Arab Resort to Violence: Anti-Jewish Riots (1920-21)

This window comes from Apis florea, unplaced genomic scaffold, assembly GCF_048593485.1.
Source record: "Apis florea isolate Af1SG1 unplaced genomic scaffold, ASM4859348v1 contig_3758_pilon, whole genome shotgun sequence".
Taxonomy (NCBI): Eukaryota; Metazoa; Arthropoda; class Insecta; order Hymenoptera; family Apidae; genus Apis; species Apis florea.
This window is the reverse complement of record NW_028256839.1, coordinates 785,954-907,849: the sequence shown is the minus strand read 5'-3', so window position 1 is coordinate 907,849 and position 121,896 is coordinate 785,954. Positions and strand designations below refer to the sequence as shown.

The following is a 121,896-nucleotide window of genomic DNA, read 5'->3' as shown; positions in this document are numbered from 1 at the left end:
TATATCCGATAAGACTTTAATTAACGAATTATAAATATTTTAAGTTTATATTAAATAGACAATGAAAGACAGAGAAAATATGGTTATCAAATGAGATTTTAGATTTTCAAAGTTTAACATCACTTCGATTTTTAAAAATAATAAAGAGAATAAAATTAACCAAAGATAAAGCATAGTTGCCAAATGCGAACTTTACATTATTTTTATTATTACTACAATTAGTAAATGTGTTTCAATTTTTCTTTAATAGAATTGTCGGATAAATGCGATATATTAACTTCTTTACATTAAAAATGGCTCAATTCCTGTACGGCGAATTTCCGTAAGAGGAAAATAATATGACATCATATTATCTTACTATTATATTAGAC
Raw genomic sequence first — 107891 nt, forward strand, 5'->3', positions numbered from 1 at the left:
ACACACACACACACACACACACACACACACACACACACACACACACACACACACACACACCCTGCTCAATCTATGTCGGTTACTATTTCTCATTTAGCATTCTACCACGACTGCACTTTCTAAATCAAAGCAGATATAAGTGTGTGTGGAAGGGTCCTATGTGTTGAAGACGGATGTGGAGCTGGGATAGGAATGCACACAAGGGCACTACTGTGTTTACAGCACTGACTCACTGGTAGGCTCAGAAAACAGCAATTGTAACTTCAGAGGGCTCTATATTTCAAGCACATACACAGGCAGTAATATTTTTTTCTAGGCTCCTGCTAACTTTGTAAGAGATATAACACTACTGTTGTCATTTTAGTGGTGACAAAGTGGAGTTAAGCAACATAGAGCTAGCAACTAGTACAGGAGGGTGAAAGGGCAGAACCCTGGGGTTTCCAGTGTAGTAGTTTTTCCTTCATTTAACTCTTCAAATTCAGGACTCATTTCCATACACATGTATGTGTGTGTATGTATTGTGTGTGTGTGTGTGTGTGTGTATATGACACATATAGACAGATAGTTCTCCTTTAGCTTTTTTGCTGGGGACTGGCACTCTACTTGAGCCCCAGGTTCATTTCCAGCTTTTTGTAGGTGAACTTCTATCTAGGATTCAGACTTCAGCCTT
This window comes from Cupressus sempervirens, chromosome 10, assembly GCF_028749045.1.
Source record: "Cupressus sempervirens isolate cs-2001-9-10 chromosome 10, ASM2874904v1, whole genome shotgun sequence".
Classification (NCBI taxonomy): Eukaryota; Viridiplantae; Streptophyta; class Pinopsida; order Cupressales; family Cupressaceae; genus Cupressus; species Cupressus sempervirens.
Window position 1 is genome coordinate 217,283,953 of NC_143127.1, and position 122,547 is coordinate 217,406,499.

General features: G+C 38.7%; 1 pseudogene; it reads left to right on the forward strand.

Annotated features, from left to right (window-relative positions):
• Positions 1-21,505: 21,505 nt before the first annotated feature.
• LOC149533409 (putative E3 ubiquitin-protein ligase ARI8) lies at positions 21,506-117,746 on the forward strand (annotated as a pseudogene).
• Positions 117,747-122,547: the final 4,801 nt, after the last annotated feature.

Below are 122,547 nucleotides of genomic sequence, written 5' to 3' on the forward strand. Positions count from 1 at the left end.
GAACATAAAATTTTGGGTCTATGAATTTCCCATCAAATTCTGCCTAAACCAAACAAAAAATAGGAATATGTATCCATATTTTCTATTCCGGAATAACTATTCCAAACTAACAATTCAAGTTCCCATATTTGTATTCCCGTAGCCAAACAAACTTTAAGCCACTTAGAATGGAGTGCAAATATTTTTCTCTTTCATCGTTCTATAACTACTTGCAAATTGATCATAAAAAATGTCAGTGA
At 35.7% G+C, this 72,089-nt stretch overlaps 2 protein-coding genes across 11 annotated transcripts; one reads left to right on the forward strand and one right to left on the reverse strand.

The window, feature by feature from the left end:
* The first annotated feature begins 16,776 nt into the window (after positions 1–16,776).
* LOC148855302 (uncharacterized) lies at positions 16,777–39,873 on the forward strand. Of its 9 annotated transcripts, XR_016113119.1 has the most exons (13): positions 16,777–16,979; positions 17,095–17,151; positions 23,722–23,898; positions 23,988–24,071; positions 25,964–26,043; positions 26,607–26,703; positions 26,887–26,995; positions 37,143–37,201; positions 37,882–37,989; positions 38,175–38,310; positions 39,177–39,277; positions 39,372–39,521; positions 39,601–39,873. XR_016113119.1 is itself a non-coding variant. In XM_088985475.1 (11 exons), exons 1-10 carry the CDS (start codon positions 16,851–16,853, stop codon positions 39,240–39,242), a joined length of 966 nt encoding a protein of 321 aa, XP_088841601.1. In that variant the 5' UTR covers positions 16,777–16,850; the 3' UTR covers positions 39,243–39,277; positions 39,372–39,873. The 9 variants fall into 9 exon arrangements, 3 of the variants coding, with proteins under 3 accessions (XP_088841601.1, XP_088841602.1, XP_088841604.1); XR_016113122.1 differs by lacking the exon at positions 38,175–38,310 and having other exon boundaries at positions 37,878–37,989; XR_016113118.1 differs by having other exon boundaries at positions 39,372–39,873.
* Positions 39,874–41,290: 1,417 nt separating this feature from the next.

After World War I, Feisal who would become King of first Syria and then Iraq, proposed to the Zionist leader Chaim Weitzman, a mutual partnership in developing a Jewish homeland in Palestine. Arabs leaders subsequently rejected this understanding, claiming that the Allies had not met their commitment to the Feisal's father Sherif Hussein. Arabs mobs conducted the first major anti-Jewish riots in Palestine (1920-21). The first Arab riots occurred in Jerusalem around Passover--"Bloody Passover (March 1920). Attacks on Jews had occurred in Muslim and Christian countries for centuries. Unfounded rumors of Jewish attacks on Arabs caused the riots. British military authorities did not at first intervene to protect Jews after the Arab attacks begun. The British did arrest Vladimir Jabotinsky and other Jews for organizing a self-defense league. Arab violence spread to other areas. Arabs killed Joseph Trumpeldor and others defending Tel Hai, a settlement in the Upper Galilee (April 1920). Jews seeing that the British authorities were not defending them, founded the Haganah (June 15, 1920). While there is no conclusive evidence that Haj Amin al-Husseini was responsible for initiating the riots, there is ample evidence that he became one of the leaders urging Palestinians to kill Jews and loot their homes. Further violence occurred in Jaffa. Arabs brutally murdered Jewish author Y. Brenner in Jaffa. This was followed by attacks on Rehovot, Petach Tikva, and other Jewish areas (May 1921). When the violence subsided, the Jewish death toll was 47 with 140 wounded. Among those killed was Yosef Hayyim Brenner, the respected socialist pioneer and author. Arab casualties totaled 48 killed and 73 wounded. Almost all the Arab casualties were at the hands of the British military trying to restore order. The Jews learned an important lesson. They were vulnerable to Arab violence and had virtually no self defense capability. main lesson was the power of the Arab masses and the relative ineffectiveness of the Jewish defense. Sir Herbert Samuel, British High Commissioner, in an effort to restore order, attempted to appease the Arab rioters. He ordered a temporary halt to Jewish immigration. He also began negotiations with the Arab Executive Committee. One outcome of the effort to restore order was the White Paper issued by Colonial Secretary Winston Churchill (June 1922). The Haycraft Commission investigated the violence and found, "The racial strife was begun by the Arabs, and rapidly developed into a conflict of great violence between Arabs and Jews, in which the Arab majority, who were generally the aggressors, inflicted most of the casualties."